According to Alfred Adler (1870–1937), dreams are a crucial tool for learning to control your waking life. They are tools for resolving issues. Dreams need to be brought to consciousness and interpreted in order to shed more light on your issues. Taking notes from your dreams and applying them to your waking life is crucial. According to Adler, there is a connection between your dreams and the difficulties you face every day. Your likelihood of experiencing problems increases as your number of dreams increases. On the other hand, the fewer dreams you have, the fewer problems you have, and the healthier your psychological state is.
Adler holds that control, power, and motivation—rather than sexual impulses, which Freud thought were the primary motivators of behaviour—are what actually steer your actions. Adler also disagrees with the notion that the unconscious governs a person's actions and behaviour. He thinks that your desire for control and your quest for perfection drive you to act the way you do. The conscious and unconscious do not, in fact, oppose one another, according to Adler. The opposite is true; they behave in the same manner whether you are awake or asleep.
According to Adler, dreams are a clear window into your true feelings, thoughts, and behaviours. You can clearly see your aggressive impulses and desires in your dreams. Additionally, you can use your dreams to overcompensate for flaws in your waking life. For instance, you might find it easier to lash out at your boss in the comfort and safety of your dreams if you are unable to stand up to them in your day-to-day interactions. Dreams provide a more socially acceptable form of satisfaction.
Adler developed his theory of Individual Psychology in his book The Practice and Theory of Individual Psychology, published in 1923. According to this theory, a person's top priority is to keep control of their life.
According to Adler, children are helpless and feel insufficient. You have no control over how your life will be. As you get older, you have more control over both your own life and the world around you. You grow to want to succeed in various facets of your life; you set goals for yourself and work to accomplish them.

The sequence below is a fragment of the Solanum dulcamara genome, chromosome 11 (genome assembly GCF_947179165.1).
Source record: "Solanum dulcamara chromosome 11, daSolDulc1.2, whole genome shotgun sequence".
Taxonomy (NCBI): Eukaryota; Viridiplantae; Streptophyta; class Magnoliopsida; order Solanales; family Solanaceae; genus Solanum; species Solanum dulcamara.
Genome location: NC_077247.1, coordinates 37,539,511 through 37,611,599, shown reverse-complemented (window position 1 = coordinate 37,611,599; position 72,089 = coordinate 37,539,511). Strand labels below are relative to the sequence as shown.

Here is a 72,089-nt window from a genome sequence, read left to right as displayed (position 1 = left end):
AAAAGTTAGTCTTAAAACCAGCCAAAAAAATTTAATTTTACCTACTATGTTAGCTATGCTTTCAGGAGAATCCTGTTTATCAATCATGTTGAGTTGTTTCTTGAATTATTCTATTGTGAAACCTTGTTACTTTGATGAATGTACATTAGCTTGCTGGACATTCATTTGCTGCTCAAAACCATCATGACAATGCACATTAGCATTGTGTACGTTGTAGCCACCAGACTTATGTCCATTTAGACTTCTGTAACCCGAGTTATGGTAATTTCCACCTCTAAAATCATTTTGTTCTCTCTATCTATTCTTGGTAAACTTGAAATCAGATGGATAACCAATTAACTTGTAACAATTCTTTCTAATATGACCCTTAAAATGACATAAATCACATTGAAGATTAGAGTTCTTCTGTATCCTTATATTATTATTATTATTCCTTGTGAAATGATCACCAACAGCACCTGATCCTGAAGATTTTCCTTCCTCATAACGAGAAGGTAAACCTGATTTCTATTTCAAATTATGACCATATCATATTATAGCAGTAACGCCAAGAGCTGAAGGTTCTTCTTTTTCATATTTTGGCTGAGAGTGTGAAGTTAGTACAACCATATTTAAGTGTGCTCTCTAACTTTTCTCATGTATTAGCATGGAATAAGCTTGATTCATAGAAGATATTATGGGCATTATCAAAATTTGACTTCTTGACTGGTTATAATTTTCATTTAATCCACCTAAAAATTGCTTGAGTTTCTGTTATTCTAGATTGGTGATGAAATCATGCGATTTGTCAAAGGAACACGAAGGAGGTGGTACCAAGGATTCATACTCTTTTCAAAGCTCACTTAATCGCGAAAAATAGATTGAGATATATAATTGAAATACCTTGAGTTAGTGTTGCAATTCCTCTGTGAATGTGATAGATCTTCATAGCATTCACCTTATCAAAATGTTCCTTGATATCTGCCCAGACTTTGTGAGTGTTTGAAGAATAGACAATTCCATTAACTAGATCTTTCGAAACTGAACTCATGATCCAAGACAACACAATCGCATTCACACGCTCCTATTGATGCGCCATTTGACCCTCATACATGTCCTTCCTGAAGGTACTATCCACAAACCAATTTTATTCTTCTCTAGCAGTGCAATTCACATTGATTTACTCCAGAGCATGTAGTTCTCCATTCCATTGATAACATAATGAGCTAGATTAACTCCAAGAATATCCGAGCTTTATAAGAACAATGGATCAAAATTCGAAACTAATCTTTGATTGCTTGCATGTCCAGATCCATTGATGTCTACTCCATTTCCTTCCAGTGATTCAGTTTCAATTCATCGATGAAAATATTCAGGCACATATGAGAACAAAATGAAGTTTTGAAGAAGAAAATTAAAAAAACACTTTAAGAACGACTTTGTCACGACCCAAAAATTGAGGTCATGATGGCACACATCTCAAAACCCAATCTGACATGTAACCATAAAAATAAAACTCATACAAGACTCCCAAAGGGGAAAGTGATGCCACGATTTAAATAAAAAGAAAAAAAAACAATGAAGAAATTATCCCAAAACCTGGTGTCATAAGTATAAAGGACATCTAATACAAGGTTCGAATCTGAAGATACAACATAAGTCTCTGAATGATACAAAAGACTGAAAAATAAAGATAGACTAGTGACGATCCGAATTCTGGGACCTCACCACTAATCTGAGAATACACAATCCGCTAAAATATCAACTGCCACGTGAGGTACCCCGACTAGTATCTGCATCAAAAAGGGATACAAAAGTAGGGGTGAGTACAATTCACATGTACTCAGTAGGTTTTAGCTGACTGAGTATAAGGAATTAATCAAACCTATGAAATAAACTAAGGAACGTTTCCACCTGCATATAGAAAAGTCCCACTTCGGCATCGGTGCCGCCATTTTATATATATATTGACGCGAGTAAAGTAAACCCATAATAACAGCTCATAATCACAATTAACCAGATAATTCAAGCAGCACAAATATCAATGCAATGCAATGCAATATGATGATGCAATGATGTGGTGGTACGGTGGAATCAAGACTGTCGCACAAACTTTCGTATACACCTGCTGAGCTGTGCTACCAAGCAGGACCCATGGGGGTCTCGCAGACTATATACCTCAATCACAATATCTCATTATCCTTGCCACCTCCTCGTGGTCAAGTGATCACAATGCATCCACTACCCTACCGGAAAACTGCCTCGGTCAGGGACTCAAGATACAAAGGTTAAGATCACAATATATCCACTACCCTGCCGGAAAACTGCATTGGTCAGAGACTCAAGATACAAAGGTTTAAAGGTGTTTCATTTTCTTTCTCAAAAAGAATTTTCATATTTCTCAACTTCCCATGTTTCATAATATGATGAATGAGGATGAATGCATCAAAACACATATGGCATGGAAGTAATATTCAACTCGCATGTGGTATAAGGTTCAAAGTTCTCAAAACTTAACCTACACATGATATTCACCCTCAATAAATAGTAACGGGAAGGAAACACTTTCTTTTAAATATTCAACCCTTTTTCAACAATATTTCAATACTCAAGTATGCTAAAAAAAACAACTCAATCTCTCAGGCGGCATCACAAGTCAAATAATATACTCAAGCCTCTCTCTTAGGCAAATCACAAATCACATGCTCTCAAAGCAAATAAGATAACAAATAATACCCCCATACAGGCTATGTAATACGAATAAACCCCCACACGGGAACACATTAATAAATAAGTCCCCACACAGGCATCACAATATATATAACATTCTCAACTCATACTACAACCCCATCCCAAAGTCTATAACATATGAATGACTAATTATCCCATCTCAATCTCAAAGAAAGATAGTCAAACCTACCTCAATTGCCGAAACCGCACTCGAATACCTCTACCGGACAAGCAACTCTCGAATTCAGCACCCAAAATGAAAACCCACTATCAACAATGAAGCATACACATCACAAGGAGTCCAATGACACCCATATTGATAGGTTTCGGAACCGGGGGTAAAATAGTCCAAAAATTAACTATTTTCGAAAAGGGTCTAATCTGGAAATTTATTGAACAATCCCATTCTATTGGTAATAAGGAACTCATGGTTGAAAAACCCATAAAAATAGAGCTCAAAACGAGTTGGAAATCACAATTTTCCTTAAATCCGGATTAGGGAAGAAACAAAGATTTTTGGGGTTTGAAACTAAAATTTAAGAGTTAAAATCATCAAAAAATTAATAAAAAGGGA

According to Adler, everyone has an idea of what they would be like if they were perfect and their lives were perfect. While Freud believed that the conscious and unconscious operated independently and had opposing objectives, Adler believed that the conscious and unconscious cooperate to support you in achieving your personal perfection objective.
According to Adler, when you dream, your unconscious is coming up with a solution for you to handle a problem without having to deal with distressing feelings and thoughts in the real world. He described a man who had marital issues and was beginning to have trouble trusting women in his writing. A battle took place in a city in the man's dream. In the midst of the battle, a great number of women were hurled into the air as if by an explosion. The man's conflicting feelings and thoughts about his marriage were being expressed in this dream, according to Adler, so that he wouldn't have to confront them in the real world. The man was able to identify his conflicting thoughts and emotions after realizing what the dream meant and deal with them in his waking life.
Adler believed that each dreamer's interpretation of a given symbol was entirely unique, in contrast to Freud and Jung. They believed that dreams contained universal symbols that could signify the same things to different people.